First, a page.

Attitudinal and Behavioral Change Among Participants in a Legislatively Mandated Domestic Violence Program

Christopher Hebert, San Jose State University
Yoko Baba, San Jose State University
Linda Allivato, San Jose State University

ABSTRACT
In this paper we present background characteristics of and attitudinal changes exhibited by participants in two Santa Clara County (California) domestic violence programs. All of the participants had been convicted of a domestic violence offense and participation in the 52 week program is legislatively mandated as part of the rehabilitative process. Background characteristics presented include employment history, living arrangements/familied status, substance use, criminal history, self-reported violent or controlling behavior, and exposure to family violence during childhood and adolescence. Identical pre- and post program participation questionnaires were administered to the participants. The instrument was designed to measure agreement or disagreement with statements about women in general (for example, "Women often do things behind a man's back") and the participant's partner in specific ("I control the time and place we have sex"). Paired-sample t-tests are used to assess the effect of the program on the participants.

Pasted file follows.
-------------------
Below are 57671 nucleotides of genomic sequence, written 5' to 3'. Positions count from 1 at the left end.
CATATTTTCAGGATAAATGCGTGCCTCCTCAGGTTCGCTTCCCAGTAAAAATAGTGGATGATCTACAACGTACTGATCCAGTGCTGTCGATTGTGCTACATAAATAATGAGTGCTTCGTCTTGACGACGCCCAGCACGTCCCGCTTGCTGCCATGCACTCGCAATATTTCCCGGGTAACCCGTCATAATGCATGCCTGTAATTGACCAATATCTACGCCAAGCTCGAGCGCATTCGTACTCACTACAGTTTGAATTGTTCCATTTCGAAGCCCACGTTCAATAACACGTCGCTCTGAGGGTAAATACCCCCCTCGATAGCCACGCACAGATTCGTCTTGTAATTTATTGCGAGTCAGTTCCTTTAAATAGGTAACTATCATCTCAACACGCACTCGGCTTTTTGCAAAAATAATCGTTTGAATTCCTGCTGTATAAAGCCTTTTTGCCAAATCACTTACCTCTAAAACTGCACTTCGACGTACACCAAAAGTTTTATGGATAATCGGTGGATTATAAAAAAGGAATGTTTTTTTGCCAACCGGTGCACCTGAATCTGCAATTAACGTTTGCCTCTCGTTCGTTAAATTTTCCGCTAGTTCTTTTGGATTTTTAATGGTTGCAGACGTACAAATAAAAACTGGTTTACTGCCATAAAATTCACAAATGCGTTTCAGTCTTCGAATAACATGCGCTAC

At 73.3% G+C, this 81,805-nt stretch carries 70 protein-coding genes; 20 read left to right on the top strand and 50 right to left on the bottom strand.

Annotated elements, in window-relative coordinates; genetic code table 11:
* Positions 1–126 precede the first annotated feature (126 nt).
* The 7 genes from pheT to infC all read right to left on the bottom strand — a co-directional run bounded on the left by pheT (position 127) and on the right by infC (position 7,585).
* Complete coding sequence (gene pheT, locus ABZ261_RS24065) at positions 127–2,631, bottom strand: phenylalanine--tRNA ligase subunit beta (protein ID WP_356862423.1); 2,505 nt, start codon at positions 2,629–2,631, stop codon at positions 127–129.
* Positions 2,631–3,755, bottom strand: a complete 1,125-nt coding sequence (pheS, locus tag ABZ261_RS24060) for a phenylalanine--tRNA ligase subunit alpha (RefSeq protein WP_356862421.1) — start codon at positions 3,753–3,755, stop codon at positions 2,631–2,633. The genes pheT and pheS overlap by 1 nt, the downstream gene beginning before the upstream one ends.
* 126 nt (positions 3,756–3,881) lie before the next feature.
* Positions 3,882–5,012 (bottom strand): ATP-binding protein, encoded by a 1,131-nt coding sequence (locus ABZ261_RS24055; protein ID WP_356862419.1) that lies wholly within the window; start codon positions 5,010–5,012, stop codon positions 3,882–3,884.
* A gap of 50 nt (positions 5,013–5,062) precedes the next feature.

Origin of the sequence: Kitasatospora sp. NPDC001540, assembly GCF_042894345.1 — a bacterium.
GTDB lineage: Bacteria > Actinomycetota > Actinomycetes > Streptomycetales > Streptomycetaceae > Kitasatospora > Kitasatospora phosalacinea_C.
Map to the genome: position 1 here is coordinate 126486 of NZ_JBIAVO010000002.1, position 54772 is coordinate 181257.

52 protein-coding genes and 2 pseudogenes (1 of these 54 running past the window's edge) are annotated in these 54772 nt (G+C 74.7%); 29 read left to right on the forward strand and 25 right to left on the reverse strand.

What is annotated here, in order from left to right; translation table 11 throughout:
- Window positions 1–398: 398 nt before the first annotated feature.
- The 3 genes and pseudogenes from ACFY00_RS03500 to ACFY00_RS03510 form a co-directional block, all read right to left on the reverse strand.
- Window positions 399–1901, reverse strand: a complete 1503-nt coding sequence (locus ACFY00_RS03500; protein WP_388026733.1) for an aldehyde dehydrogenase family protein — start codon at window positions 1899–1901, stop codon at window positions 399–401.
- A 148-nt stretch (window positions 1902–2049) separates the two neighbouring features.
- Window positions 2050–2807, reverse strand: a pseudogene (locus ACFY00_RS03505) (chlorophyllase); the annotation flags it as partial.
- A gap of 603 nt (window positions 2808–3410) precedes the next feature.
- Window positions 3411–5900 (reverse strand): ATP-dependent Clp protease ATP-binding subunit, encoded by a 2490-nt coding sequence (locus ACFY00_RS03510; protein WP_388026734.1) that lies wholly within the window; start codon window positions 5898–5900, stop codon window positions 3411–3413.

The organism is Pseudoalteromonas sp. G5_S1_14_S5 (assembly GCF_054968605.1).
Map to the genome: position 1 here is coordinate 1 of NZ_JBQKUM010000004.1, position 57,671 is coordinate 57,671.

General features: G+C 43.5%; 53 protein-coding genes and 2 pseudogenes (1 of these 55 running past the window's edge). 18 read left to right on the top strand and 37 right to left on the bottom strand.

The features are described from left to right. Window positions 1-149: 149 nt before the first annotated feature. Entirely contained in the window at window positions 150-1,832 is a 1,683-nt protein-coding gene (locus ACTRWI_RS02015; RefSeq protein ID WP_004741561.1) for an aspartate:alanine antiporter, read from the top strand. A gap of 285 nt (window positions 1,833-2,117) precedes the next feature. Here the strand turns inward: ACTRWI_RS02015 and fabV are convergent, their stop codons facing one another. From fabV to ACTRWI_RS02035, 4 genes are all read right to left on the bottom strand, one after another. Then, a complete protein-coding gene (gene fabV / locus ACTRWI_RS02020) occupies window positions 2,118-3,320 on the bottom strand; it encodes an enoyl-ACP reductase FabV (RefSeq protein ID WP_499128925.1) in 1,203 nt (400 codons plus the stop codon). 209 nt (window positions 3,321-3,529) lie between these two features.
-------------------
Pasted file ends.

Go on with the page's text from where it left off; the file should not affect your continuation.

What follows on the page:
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Updated 05/20/2006